By Howard Shirley, Teen Department

Poetica

Howard Shirley

It’s April.
It’s National Poetry Month.
1996.
There. You have a year.
That’s when it started.
The American Academy of Poets.
That’s who started it.
Not much else factual to say.

But poems aren’t about facts.
Poems are about themselves.
They say whatever they say.
You hear whatever you hear.
That’s a poem.

They’re not about rhyme (though they can be)
They’re not about time (though they can be)
They’re not about meter (rigid or free)
Or fanciful words like “lugubrious.”
Which no one uses any other day.
Or any other way.
Poems are just whatever you want to say.
The way you want to say it.
Your poem is yours.
It can be no one else’s.

It’s National Poetry Month.
So go write a poem.
I just did.

— Howard Shirley

 

Now it’s your turn! If you are a teenage resident of Williamson County, age 12-18, you are invited to submit your own poems to our Teen Poetry Contest. You may submit up to three poems. Poems are welcome in any form on any subject—the choice is yours (as it should be). A poem may be any length and any style—haiku, sonnet, ballad, limerick, free verse; however your muse takes you. All poems must be your original creations.

All poems must be typed on plain white paper in an ordinary font. Poems with multiple pages should be stapled together. All poems must include the poet’s name, age, school and grade, and contact information (e-mail or phone) at the top of the first page.

We are accepting poems through April 30. You may turn your poem in at any Williamson County Public Library branch, or upstairs in the Teen Room of the Main Branch in Franklin. Contest winners will be announced in May during our Teen Poetry Slam as part of our Summer Reading Kick-off event.

You’ve All Heard of Limericks, I’m Sure

By Lon Maxwell, Reference Department

Limericks can even be done for Math!

You’ve all heard of Limericks, I’m sure
Whether racy or actually pure
They’re funny old rhymes
From good old times
And the good ones are rarely demure

They all start in jolly old Britain
Whose poems were occasionally written
In lyrical styles
To bring forth some smiles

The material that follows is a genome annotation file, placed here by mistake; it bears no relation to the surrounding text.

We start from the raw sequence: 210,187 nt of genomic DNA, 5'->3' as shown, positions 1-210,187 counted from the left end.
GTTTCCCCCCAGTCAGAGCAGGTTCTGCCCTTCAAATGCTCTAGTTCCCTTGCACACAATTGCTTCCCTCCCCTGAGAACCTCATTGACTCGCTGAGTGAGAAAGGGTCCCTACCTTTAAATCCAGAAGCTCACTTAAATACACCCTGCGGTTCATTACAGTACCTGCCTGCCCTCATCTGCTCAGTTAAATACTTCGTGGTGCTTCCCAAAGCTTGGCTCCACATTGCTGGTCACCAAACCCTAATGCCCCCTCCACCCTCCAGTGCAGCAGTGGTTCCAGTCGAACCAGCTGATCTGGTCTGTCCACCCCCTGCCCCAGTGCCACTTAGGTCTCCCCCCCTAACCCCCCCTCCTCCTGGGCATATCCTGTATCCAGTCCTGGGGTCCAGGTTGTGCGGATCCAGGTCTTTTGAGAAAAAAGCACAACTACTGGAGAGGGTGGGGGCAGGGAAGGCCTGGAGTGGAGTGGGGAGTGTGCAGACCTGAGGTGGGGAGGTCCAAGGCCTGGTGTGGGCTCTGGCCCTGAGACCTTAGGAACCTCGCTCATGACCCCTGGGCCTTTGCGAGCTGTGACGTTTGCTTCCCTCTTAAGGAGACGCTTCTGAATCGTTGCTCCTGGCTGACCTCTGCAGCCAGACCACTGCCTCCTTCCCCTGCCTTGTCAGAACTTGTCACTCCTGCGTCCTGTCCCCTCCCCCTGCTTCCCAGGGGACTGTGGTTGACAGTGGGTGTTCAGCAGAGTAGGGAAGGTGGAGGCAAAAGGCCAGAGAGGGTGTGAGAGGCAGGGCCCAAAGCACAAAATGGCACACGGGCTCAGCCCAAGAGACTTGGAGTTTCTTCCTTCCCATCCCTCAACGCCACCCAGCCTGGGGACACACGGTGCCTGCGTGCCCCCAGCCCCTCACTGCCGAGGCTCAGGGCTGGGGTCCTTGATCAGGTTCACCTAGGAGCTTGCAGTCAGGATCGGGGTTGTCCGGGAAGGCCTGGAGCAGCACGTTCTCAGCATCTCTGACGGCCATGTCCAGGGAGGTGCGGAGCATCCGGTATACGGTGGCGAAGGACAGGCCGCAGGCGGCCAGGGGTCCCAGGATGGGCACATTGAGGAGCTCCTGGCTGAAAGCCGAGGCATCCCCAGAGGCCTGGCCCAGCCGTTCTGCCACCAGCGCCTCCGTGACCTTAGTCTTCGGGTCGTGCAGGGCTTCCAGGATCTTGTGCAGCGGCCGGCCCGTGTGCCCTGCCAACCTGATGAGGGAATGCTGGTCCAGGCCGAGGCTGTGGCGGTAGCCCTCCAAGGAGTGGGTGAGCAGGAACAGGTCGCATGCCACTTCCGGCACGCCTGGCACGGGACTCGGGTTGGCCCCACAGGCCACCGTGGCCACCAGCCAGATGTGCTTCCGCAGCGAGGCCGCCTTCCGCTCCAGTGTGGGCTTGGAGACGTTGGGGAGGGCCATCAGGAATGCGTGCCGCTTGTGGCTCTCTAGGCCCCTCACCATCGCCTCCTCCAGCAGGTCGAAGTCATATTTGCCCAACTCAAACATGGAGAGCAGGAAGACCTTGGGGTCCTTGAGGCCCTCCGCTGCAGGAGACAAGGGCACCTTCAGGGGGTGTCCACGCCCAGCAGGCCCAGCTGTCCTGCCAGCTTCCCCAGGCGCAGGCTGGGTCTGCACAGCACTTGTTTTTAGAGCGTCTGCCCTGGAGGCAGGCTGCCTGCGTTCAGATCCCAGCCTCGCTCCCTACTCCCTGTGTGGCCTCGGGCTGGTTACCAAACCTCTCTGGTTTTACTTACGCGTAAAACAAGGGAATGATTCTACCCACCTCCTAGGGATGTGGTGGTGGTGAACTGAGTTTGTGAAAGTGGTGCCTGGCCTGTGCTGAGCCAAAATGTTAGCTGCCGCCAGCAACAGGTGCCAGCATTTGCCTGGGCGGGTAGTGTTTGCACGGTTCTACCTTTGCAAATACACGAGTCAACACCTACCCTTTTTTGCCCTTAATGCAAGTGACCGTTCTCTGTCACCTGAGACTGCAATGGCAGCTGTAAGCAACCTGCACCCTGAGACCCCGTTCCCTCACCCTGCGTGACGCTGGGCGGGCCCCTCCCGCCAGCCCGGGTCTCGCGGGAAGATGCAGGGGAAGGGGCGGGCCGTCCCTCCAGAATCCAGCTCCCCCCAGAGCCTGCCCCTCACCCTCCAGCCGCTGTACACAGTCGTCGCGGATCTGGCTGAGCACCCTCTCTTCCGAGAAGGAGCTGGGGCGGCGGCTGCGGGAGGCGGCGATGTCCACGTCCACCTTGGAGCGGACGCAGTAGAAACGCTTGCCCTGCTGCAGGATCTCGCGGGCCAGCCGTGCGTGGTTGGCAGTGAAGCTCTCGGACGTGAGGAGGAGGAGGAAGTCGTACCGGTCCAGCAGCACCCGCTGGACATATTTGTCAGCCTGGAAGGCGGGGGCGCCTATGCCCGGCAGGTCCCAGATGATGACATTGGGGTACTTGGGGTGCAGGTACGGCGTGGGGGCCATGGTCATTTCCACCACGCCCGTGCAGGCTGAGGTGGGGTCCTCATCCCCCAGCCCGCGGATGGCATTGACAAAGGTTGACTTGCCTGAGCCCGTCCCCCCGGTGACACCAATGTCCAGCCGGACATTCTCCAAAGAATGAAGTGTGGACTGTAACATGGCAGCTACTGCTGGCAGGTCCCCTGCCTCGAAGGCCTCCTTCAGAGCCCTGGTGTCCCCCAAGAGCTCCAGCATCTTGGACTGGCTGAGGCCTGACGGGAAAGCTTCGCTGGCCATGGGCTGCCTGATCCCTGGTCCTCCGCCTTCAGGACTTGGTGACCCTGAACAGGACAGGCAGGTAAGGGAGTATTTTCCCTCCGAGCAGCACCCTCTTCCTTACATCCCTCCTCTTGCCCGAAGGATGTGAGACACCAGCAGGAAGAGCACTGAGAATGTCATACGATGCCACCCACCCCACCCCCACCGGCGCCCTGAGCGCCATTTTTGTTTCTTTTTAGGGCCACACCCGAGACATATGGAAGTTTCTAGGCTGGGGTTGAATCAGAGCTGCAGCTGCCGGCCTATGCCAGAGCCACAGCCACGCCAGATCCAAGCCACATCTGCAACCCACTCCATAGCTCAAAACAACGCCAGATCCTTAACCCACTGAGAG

And the poets were instantly smitten

City of Limerick, Ireland

The name, it comes from good green Erin
The Maigue Poets used to declare in
the city, Limerick.
Those bards got a kick
from the poetry style used there in.

The transition to bawdier verse
(Or something ocassionally worse).
The decade was roaring
and not a bit boring,
still, reactions were quite terse.

Original Edward Lear Limerick

There once was a man, name of Lear
Who wrote them, though not very clear
His meanings were nonsense
With ridiculous contents
And his fame stretches from then to here

Some people delight to change form
From the meter and scheme as a norm
They sometimes depart
On whole, a la cart
But can do so in in whatever manner they choose and still leave it mildly humorous

So let us praise the limerick this way
On this, the Limerick’s Day
They bring joy and delight
And the length is just right
Except like now when I’m carried away!

As one last PS I must add
A very hard time I have had
To not use Nantucket
Or mention a bucket
But I know that would really be bad.

National Poetry Month: Poems for All

By Lindsay Roseberry, Reference Department

Most people encounter poems as a child first and poetry books for kids are fun and often silly. Kids love being read to and many poems are made to be read aloud.   It’s when we grow up and forced to study specific poems and poetry that we lose interest. That’s why April has become “poetry month,” to encourage everyone to find their enjoyment of poetry again. And poetry really is for everyone. Or rather, there is at least one poem out there for each person that will touch them in some way. You just have to find it.

In order to help people find their enjoyment of poetry again, I hope to introduce you to a few good or unusual poetry books. Of course, if you just want to browse through our poetry books, in our Nonfiction section, which includes poetry, our library organize by the Dewey Decimal System, where American poetry is usually found in the 811s and British poetry is usually found in the 821s.

9781846143847To refesh your memory about fun children’s poems, have a look at these:

  • Falling up: poems and drawings by Shel Silverstein (J 811.6 SIL )
  • A bad case of the giggles: kids’ favorite funny poems (J 811.08089282 BAD)
  • Where the sidewalk ends by Shel Silverstein (J 811.54 SIL)